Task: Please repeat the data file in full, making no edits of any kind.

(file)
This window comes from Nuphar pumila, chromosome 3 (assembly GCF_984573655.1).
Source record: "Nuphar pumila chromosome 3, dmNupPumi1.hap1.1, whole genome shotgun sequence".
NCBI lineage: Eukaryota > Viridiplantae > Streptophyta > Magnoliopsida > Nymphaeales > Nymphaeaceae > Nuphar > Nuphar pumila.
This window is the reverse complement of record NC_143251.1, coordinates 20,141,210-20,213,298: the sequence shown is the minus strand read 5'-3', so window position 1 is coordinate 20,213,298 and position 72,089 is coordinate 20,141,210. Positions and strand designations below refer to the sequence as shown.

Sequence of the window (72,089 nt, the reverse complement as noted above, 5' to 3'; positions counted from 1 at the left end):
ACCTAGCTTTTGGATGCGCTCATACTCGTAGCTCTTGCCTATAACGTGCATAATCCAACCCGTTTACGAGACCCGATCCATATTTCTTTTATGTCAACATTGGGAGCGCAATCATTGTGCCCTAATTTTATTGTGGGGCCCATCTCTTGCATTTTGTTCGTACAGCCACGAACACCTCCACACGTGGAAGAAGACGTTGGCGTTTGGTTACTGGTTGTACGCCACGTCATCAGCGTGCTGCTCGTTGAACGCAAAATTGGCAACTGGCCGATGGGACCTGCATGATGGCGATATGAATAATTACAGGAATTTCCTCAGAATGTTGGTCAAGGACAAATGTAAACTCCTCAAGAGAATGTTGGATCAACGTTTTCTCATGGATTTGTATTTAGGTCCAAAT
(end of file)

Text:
This window comes from Nuphar pumila, chromosome 3 (assembly GCF_984573655.1).
Source record: "Nuphar pumila chromosome 3, dmNupPumi1.hap1.1, whole genome shotgun sequence".
NCBI lineage: Eukaryota > Viridiplantae > Streptophyta > Magnoliopsida > Nymphaeales > Nymphaeaceae > Nuphar > Nuphar pumila.
This window is the reverse complement of record NC_143251.1, coordinates 20,141,210-20,213,298: the sequence shown is the minus strand read 5'-3', so window position 1 is coordinate 20,213,298 and position 72,089 is coordinate 20,141,210. Positions and strand designations below refer to the sequence as shown.

Sequence of the window (72,089 nt, the reverse complement as noted above, 5' to 3'; positions counted from 1 at the left end):
ACCTAGCTTTTGGATGCGCTCATACTCGTAGCTCTTGCCTATAACGTGCATAATCCAACCCGTTTACGAGACCCGATCCATATTTCTTTTATGTCAACATTGGGAGCGCAATCATTGTGCCCTAATTTTATTGTGGGGCCCATCTCTTGCATTTTGTTCGTACAGCCACGAACACCTCCACACGTGGAAGAAGACGTTGGCGTTTGGTTACTGGTTGTACGCCACGTCATCAGCGTGCTGCTCGTTGAACGCAAAATTGGCAACTGGCCGATGGGACCTGCATGATGGCGATATGAATAATTACAGGAATTTCCTCAGAATGTTGGTCAAGGACAAATGTAAACTCCTCAAGAGAATGTTGGATCAACGTTTTCTCATGGATTTGTATTTAGGTCCAAAT